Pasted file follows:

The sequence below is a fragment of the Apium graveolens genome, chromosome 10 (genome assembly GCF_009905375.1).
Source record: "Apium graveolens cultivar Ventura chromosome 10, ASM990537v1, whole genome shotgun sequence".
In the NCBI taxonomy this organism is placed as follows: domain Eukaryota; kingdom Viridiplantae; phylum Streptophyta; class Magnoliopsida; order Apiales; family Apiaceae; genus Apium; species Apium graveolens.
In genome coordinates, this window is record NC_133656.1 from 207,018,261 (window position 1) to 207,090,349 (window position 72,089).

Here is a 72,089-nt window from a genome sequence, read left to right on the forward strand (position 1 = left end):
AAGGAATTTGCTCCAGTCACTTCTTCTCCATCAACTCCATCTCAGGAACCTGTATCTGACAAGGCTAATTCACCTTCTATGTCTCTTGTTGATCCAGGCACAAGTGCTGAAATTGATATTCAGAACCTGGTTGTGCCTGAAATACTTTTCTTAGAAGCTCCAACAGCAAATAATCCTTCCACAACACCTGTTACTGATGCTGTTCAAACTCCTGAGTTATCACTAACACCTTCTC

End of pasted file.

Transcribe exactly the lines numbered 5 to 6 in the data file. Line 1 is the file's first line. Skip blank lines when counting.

Here is a 72,089-nt window from a genome sequence, read left to right on the forward strand (position 1 = left end):
AAGGAATTTGCTCCAGTCACTTCTTCTCCATCAACTCCATCTCAGGAACCTGTATCTGACAAGGCTAATTCACCTTCTATGTCTCTTGTTGATCCAGGCACAAGTGCTGAAATTGATATTCAGAACCTGGTTGTGCCTGAAATACTTTTCTTAGAAGCTCCAACAGCAAATAATCCTTCCACAACACCTGTTACTGATGCTGTTCAAACTCCTGAGTTATCACTAACACCTTCTC